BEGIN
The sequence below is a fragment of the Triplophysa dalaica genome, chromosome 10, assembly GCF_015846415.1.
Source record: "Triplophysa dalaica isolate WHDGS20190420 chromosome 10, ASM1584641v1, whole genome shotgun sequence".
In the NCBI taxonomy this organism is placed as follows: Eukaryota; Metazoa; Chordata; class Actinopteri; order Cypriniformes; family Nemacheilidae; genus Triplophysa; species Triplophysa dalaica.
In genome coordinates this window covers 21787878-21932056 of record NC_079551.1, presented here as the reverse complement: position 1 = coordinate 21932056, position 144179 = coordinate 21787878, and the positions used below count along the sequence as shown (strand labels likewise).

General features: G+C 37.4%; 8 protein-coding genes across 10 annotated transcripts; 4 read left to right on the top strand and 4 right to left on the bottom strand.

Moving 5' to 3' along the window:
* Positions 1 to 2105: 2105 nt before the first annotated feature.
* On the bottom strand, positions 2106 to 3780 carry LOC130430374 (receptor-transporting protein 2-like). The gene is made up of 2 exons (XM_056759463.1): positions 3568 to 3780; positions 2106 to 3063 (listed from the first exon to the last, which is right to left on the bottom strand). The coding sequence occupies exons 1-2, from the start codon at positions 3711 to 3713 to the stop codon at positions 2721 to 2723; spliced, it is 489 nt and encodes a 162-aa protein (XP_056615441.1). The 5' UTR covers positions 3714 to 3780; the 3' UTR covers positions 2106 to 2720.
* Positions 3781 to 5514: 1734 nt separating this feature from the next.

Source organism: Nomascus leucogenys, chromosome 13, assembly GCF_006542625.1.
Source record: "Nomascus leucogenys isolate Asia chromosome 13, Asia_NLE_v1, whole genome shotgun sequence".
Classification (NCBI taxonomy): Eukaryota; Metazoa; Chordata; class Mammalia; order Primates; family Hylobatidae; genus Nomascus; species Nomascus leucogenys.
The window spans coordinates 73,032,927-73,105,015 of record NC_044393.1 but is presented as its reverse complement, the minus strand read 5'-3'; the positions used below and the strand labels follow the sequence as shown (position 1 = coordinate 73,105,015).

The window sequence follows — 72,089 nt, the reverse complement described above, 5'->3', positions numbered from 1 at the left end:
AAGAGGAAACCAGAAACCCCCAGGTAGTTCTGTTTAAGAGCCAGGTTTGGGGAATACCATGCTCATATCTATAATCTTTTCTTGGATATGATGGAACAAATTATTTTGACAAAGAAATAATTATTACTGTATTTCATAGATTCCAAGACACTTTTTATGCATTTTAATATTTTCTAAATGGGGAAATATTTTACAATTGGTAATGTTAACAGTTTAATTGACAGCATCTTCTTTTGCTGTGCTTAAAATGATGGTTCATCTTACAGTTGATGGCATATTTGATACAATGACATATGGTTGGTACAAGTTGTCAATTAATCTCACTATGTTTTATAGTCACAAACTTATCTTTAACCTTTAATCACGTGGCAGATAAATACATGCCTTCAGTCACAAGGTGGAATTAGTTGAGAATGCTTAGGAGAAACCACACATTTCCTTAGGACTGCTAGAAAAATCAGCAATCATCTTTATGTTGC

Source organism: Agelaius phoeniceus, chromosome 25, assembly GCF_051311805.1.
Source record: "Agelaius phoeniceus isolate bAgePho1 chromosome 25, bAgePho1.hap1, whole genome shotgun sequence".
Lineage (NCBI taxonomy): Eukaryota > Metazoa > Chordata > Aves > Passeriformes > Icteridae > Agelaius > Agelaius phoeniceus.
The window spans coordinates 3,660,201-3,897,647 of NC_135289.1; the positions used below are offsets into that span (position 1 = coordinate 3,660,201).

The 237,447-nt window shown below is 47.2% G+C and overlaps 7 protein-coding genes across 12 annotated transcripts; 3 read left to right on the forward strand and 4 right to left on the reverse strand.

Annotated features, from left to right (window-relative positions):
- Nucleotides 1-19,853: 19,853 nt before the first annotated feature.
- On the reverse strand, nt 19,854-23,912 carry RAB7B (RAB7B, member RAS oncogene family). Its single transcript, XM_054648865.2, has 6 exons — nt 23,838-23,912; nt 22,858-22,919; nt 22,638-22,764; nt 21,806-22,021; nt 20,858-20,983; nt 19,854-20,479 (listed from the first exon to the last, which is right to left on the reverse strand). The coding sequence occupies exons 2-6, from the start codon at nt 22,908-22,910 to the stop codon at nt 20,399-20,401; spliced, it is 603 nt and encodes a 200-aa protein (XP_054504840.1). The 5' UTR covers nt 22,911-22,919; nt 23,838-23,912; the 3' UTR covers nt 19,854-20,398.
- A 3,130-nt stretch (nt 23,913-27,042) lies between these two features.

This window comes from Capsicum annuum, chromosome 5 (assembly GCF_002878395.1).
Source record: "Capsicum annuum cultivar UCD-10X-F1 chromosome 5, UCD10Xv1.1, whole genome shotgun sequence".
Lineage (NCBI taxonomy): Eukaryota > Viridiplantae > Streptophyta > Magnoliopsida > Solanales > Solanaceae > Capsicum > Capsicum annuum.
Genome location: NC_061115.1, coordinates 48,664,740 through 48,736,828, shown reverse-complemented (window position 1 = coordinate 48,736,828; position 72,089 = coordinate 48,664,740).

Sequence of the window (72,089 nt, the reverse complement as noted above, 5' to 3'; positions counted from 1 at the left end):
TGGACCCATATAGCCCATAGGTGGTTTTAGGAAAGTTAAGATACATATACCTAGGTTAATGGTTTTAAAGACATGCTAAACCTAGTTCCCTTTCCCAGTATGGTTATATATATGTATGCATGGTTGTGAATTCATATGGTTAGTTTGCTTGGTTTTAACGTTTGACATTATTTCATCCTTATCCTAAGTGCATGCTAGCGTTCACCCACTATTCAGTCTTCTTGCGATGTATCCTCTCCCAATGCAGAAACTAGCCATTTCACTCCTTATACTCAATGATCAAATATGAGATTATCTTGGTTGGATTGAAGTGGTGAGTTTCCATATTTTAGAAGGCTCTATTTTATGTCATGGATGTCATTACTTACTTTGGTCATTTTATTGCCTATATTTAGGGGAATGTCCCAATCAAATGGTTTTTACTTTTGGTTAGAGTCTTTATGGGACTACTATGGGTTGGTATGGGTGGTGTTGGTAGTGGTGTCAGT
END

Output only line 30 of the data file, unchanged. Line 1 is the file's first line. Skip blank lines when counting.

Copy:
TGGACCCATATAGCCCATAGGTGGTTTTAGGAAAGTTAAGATACATATACCTAGGTTAATGGTTTTAAAGACATGCTAAACCTAGTTCCCTTTCCCAGTATGGTTATATATATGTATGCATGGTTGTGAATTCATATGGTTAGTTTGCTTGGTTTTAACGTTTGACATTATTTCATCCTTATCCTAAGTGCATGCTAGCGTTCACCCACTATTCAGTCTTCTTGCGATGTATCCTCTCCCAATGCAGAAACTAGCCATTTCACTCCTTATACTCAATGATCAAATATGAGATTATCTTGGTTGGATTGAAGTGGTGAGTTTCCATATTTTAGAAGGCTCTATTTTATGTCATGGATGTCATTACTTACTTTGGTCATTTTATTGCCTATATTTAGGGGAATGTCCCAATCAAATGGTTTTTACTTTTGGTTAGAGTCTTTATGGGACTACTATGGGTTGGTATGGGTGGTGTTGGTAGTGGTGTCAGT